“He joys not to be retained in such a suit, where all the right in question is but a drop blown up with malice to be a bubble.”
Thomas Fuller, “The Good Advocate,” in The Holy State and the Profane State (1642).
For many people, morality is a motivator. Observing the wide discrepancies between the world as it is and the world as they believe it ought to be, such people are filled with righteous anger, and righteous anger is for them a delicious tonic that gives life zest and sparkle.
For other people, morality is a depressant. Observing the wide discrepancies between the person they are and the person they believe they ought to be, such people are mortified by a galling guilt that weighs them down and makes life sad and grey.
If you normally use the word ought in conjunction with the word I, morality depresses you. I know that I have often been filled with a hopeless lassitude when I think of the many things I ought to do, but do not do, and likely never will do.
If you normally use the word ought in conjunction with the words you, or they (or even we), morality motivates you. Thinking about the imperfections of others can be more invigorating than a cup of strong coffee.
This occurred to me as I listened to an invigorated colleague warming to the subject of an alleged injustice recently. It was like watching a pile of dry sticks catch fire.
A man is hesitant to confess his own sins. The longer he speaks, the more softly he speaks. He ends with a groan, silence, or tears. But a man is eager to to deplore the sins of others. He seizes the first opportunity and then swiftly warms to his subject. The longer he talks, the louder he talks. And when he has finished, he glows like a man who has just come in from a brisk walk in crisp autumn air.
The tonic quality of righteous anger is most evident to one who is unmoved by the object of that anger. When you see a woman getting “all worked up over nothing,” you begin to suspect that she rather enjoys getting “all worked up.” It is getting “all worked up” that puts zest and sparkle into her day. It leaves her feeling fit to tackle a tiger.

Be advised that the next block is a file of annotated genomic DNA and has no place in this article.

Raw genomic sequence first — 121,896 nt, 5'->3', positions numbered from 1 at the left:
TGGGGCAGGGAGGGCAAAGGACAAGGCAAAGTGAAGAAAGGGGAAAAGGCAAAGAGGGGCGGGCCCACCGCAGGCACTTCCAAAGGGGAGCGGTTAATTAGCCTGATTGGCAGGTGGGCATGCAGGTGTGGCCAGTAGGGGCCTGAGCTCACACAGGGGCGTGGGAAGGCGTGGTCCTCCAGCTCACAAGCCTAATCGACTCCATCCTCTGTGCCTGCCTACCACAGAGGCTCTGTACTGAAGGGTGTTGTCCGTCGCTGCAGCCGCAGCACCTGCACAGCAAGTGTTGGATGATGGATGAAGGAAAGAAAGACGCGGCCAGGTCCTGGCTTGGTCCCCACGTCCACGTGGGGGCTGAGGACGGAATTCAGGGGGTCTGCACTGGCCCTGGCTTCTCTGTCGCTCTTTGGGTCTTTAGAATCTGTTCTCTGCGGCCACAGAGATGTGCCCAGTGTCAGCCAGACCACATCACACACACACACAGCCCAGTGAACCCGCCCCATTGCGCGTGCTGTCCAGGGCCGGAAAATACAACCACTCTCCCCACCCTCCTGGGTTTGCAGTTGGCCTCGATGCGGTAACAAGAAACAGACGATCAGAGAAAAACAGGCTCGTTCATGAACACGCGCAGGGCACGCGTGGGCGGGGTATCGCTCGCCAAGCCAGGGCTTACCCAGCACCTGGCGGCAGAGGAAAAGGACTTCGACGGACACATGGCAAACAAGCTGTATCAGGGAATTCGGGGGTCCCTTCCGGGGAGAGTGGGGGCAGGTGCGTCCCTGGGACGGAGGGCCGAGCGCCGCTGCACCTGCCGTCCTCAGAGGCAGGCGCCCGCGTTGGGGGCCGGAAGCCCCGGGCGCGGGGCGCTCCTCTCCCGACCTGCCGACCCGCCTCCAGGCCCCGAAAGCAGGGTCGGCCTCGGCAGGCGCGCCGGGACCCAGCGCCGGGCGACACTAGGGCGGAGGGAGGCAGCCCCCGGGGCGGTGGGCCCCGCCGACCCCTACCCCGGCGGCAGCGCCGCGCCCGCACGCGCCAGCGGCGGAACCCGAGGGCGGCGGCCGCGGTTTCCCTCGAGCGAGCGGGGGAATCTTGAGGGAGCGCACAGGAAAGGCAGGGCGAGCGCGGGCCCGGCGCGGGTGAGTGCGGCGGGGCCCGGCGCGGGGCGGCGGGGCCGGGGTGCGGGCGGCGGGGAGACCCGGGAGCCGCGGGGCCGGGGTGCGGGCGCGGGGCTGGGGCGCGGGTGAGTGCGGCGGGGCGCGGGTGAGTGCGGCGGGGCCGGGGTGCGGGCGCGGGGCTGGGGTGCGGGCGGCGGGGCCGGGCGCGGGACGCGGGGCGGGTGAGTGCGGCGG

Righteous anger is also an excellent stalking horse for wily self-interest, and those who enjoy it are therefore able to, as it were, get drunk and conduct business at the same time. This is because the louder their roars of righteous anger, the less apparent will be the self-interested scheming and stratagems in the moral remedies they demand. Indeed, passionate words on behalf of some species of poor people have often served as a royal road to riches and power.
This is why you should look with extreme prejudice on anyone who claims to be an advocate for the poor and powerless. Most of them are anger junkies, and many are pickpockets to boot.
“How soft is Silia! fearful to offend;
The frail one’s advocate, the weak one’s friend
. . . .
Sudden she storms! she raves! You tip the wink;
But spare your censure Silia does not drink.
All eyes may see from what the change arose;
All eyes may see a pimple on her nose.”
Alexander Pope, Essay on Man (1733-1734)